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Daily News Summary

An electronic digest of media coverage of interest to members of The Florida Bar compiled each workday by the Public Information and Bar Services Department. Electronic links are only active in today's edition. For information on previous articles, please contact the publishing newspaper directly.

January 24, 2013

--The Florida Bar--

FLORIDA BAR PRESIDENT-ELECT DESIGNATE COLEMAN WANTS LAWYERS TO EMBRACE TECHNOLOGY -- Palm Beach Daily News, http://www.palmbeachdailynews.com, Jan. 24, 2013.
This story profiles Greg Coleman, a partner at the West Palm Beach firm of Burman, Critton, Luttier & Coleman and president-elect designate of The Florida Bar.

--Judiciary--

NASSAU COUNTY JUDICIAL VACANCY DRAWS 11 APPLICANTS -- Jacksonville Daily Record, http://www.jaxdailyrecord.com, Jan. 24, 2013.
The search for a new Nassau County Court judge continued Friday [Jan. 18] as 11 applicants filed for consideration by the 5 p.m. deadline for the seat formerly occupied by Judge Granville "Doc" Burgess. Burgess, 63, died Dec. 6, but before his death he ran unopposed in his re-election bid in 2012. That left Gov. Rick Scott responsible for appointing someone to fill Burgess' term, which was due to expire Jan. 8, 2019. The 4th Circuit Judicial Nominating Commission will interview the 11 applicants starting at 9 a.m., Jan. 31, at the Nassau County Courthouse Annex. 

FLORIDA SUPREME COURT JUSTICES TO VISIT UF TODAY -- Independent Florida Alligator, http://www.alligator.org, Jan. 24. 2013.
All seven Florida Supreme Court justices will be at UF today [Jan. 24] to judge the Maguire Appellate Advocacy Competition. The event, which is an exhibition for the American Bar Association competition, will be at 10 a.m. today in the Martin H. Levin Advocacy Center courtroom. The exhibition allows the two UF Moot Court teams that will argue in the regional competition to practice their arguments and get feedback from the Florida justices. Mary Adkins, the team’s faculty adviser, said it was an accomplishment that all seven justices were coming to the exhibition.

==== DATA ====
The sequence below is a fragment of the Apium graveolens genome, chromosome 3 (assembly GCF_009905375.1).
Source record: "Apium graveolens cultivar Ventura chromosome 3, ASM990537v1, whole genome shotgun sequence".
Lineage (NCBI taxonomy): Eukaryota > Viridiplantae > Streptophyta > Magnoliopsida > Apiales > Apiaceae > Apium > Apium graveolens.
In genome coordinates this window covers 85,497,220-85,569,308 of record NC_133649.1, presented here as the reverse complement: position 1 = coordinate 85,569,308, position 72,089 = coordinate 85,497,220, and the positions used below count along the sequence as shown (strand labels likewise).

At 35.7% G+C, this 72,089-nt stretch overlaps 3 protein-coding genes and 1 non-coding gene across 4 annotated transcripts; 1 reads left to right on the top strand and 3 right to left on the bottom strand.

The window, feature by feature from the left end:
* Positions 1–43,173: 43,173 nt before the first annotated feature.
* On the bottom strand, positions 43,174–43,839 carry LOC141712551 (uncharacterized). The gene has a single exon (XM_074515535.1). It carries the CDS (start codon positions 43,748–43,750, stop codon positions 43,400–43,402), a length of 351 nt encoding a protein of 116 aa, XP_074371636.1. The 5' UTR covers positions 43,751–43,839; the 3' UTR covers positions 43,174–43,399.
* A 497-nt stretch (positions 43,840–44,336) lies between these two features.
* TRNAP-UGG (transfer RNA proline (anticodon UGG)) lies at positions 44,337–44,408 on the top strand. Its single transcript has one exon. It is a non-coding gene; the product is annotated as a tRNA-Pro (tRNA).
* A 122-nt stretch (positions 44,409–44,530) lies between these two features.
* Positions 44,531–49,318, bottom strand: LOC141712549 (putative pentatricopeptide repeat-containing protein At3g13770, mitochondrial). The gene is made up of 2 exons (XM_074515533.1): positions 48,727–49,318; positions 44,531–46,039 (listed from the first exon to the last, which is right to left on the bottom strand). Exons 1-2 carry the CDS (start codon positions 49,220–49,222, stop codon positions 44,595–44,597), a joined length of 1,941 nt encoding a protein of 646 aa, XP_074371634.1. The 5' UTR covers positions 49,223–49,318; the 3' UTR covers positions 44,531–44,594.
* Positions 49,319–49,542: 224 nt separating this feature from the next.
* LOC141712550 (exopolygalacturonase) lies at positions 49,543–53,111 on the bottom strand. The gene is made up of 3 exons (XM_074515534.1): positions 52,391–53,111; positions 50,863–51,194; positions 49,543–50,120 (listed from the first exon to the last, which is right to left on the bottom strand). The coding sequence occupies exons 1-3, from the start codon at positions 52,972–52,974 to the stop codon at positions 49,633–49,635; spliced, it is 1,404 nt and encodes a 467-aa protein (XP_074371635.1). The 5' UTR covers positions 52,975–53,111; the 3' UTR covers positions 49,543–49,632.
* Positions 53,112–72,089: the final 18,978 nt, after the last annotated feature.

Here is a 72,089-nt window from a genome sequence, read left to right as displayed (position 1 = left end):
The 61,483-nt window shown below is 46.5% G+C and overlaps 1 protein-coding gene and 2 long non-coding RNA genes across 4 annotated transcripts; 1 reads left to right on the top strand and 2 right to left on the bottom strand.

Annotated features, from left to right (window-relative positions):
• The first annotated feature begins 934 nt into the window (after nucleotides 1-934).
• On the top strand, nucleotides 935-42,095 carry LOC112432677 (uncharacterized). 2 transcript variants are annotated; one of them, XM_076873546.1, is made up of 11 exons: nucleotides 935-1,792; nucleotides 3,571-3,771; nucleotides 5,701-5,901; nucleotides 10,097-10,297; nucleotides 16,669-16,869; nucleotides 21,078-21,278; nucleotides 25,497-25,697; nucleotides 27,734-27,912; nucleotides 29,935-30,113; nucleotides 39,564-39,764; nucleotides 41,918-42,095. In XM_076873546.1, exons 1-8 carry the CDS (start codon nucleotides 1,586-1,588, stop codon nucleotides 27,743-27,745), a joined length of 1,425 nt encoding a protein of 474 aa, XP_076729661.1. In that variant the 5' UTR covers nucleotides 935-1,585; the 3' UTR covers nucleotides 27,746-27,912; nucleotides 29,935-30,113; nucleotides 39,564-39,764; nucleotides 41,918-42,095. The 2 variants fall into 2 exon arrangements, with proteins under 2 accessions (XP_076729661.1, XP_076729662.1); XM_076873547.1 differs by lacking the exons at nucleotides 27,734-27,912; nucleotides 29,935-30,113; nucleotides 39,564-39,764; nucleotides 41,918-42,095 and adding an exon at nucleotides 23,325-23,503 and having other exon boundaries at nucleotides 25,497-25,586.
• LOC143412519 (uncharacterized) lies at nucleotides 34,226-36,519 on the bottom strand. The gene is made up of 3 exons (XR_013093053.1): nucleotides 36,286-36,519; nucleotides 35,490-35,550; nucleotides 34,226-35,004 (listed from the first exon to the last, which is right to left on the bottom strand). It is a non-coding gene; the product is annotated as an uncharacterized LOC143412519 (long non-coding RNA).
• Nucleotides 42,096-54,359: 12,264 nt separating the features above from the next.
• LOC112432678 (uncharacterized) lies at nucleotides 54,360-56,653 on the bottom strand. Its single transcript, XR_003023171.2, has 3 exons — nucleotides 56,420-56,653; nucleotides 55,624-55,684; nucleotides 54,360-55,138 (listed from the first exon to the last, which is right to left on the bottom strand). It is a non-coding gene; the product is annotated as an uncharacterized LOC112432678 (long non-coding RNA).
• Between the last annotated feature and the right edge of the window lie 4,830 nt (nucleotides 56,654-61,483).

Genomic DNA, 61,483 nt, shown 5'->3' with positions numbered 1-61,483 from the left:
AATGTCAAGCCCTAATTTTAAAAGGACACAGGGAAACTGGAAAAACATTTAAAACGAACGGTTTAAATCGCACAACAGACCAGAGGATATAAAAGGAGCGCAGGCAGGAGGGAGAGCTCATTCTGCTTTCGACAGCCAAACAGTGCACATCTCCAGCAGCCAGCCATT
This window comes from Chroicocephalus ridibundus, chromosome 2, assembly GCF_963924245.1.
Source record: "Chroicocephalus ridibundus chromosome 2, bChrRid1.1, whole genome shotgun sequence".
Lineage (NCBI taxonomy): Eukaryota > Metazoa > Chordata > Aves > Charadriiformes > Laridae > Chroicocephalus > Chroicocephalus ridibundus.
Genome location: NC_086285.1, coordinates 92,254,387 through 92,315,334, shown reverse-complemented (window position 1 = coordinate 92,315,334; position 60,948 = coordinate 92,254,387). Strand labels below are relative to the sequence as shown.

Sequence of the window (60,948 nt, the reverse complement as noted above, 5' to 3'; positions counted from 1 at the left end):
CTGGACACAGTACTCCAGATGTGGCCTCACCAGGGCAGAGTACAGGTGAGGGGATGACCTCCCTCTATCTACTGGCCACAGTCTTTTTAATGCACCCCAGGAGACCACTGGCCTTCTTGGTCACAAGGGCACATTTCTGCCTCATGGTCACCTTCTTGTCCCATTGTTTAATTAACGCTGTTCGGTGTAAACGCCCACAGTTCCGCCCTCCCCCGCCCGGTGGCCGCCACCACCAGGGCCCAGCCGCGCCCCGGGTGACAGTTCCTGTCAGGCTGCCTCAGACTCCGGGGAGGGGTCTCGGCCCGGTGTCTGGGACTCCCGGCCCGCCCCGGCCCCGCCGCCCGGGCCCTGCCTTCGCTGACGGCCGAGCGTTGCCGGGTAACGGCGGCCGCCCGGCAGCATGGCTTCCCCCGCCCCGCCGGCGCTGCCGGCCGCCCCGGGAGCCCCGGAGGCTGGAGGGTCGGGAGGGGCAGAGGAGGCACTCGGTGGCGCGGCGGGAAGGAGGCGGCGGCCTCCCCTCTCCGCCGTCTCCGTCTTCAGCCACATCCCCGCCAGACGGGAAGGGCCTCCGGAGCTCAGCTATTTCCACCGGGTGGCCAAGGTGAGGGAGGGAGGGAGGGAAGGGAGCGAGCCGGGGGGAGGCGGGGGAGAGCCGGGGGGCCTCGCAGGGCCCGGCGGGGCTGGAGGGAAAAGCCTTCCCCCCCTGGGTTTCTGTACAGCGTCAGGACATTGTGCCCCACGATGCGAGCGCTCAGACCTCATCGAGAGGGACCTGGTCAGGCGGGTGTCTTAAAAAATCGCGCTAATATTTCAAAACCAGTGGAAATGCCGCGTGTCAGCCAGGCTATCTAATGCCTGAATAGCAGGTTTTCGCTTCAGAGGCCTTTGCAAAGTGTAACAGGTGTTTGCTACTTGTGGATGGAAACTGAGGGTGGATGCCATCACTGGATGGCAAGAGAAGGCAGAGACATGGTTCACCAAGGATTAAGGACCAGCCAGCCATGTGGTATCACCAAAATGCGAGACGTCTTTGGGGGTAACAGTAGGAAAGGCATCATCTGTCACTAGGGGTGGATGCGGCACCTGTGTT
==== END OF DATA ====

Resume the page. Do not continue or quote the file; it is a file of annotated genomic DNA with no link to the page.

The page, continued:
--Legal Profession--

NEW STATE ATTORNEY EAGER TO IMPROVE OFFICE'S PERFORMANCE -- South Florida Sun-Sentinel, http://www.sun-sentinel.com, Jan. 24. 2013.
During a question-and-answer session with business leaders and city officials, recently elected Palm Beach County State Attorney Dave Aronberg said last week he's looking to improve the office's conviction rates. "The [prior administration] did a good job locking people up and a bad job at convicting them," Aronberg said. To help deal with violent crimes, Aronberg, a former Delray Beach resident, said he is bringing back veteran prosecutors and former State Attorney Barry Krischer, who will serve as a special volunteer. He said one of his priorities will be to improve the training of attorneys. Aronberg also pledged to ensure that his office communicates effectively with the public.

--Legislature--

PAYING IT FORWARD AND FORWARD AND FORWARD -- Folio Weekly, http://www.folioweekly.com, Jan. 24, 2013.